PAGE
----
You know all those lawsuits now pending around the country charging that the Obama administration's rule requiring most health insurance plans to offer no-cost contraception is a violation of religious freedom?
Well, a whole bunch of supporters of the rule are chiming in now to say that argument has no legal merit.
Originally published on Wed January 2, 2013 5:34 pm
The Puerto Rican drummer Henry Cole is probably best known in the U.S. as a stellar jazz accompanist, with bands led by compatriots and saxophonists David Sánchez and Miguel Zenón. Back in San Juan, Cole also works with poets and rappers, bomba musicians and pleneros, rockers and salsa ringleaders. He found they could all get down to Fela Kuti-style Afrobeat, and many jam sessions later, he found a way to record that sound for the 2012 album Roots Before Branches, with top New York jazz soloists coursing through it.
This week's quiz comes courtesy of Janet Weiss, drummer for the band Wild Flag (and former drummer for Sleater-Kinney). She's got some killer fills and intros here that (I thought) ranged from pretty easy to pretty hard. But see what you think.
Drag the intro or fill (or beat) to the album it's from. If you get it right, the song names will appear.
Emily Danforth is the author of The Miseducation of Cameron Post.
I was at a garage sale with my grandmother when I found a paperback copy of Rita Mae Brown's Rubyfruit Jungle.
I was, without much enthusiasm, rummaging through a pile of books. And then I turned over a small paperback. There, on the back, was a reviewer praising this "account of what it's like growing up lesbian ..." I flinched — such a private word to place in such prominence on a book cover.
I'll always love big musicals. Shows like Hairspray and Anything Goes just want to make me happy, and if they don't change my life, then so what? There are worse things than smiling for two hours while 35 hotties nail a synchronized tap number on the prow of a boat.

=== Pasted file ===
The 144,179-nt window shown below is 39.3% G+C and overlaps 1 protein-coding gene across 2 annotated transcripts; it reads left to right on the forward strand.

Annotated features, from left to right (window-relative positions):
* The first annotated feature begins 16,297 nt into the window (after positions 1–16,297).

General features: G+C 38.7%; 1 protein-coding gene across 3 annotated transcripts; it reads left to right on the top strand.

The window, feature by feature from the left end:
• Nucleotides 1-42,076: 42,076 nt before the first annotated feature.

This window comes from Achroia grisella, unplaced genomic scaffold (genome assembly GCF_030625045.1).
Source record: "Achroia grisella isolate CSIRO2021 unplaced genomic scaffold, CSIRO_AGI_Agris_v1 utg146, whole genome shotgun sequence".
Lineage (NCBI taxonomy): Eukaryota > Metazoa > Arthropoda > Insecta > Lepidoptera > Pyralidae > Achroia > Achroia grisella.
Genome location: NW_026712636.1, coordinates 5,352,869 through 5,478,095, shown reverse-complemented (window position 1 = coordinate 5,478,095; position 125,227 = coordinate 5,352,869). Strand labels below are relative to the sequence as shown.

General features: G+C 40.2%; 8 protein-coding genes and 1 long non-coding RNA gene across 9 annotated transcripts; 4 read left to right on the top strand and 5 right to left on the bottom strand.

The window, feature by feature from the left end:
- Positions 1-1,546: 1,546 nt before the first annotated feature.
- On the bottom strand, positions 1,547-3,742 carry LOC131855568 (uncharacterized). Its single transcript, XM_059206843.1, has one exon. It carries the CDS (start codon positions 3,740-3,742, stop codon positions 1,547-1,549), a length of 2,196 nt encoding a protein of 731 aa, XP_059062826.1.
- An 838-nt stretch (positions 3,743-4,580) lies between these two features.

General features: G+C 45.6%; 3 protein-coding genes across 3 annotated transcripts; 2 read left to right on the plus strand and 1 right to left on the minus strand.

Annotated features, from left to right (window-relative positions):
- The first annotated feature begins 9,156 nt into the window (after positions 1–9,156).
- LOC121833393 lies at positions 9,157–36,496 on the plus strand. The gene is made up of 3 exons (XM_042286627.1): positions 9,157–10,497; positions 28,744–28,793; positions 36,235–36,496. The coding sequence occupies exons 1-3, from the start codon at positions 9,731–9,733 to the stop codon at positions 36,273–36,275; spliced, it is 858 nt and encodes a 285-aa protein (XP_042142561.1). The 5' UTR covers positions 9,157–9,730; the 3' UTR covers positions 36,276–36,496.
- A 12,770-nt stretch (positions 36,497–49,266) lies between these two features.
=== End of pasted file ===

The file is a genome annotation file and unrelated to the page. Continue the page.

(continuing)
But sometimes, I love a musical that makes me come to it. Instead of singing in my face, a show like that whispers in my ear, giving me a private message to consider on the way home.
Jeffro Moye, Kirkwood Hall and Hodge near Massaponax Church on the Old Telegraph Road, in Spotsylvania County, Va. This area, a major crossroads of the Civil War, saw more than 100,000 casualties during the war.
Federal Zouave Prillaman brushes his teeth where there was once a winter encampment of the Army of the Potomac, in Stafford County, Va. Several Union Zouave regiments, which wore colorful, French North African-influenced uniforms, camped here.
Hodge, Jerry Hornbaker and Tim Cole advance through the Gettysburg Cemetery.During the Battle of Gettysburg, this area, called Cemetery Hill, was crowded with thousands of Union troops, artillery pieces, wagons, mules, horses, teamsters, mounted officers, and orderlies trying to shift troops from a weakening Union line.
Ben Hawley, 54th Massachusetts, at Pickett's Buffet, Gettysburg, Pa. The 54th Massachusetts infantry, a unit of black Union soldiers, was portrayed in the film Glory. The mural behind Hawley depicts the collapse of the Confederacy.
Think about where you are, this very moment — and imagine all that has happened there before now.
When I was in college in Tennessee, for example, my neighborhood was nicknamed "The Fort," because that's exactly what it was during the Civil War. How weird to think that where soldiers once fired cannons, students today are doing keg stands. And actually, I wouldn't have been shocked to see Civil War soldiers milling around the neighborhood; re-enactments were — and are — huge in the area.
This is SCIENCE FRIDAY. I'm John Dankosky, in for Ira Flatow. You've probably already encountered them this year, buried deep in your pet's fur, maybe on your own skin - yes, ticks. These bloodsuckers are often no bigger than a poppy seed, but they can wreak havoc with your health and your pet's.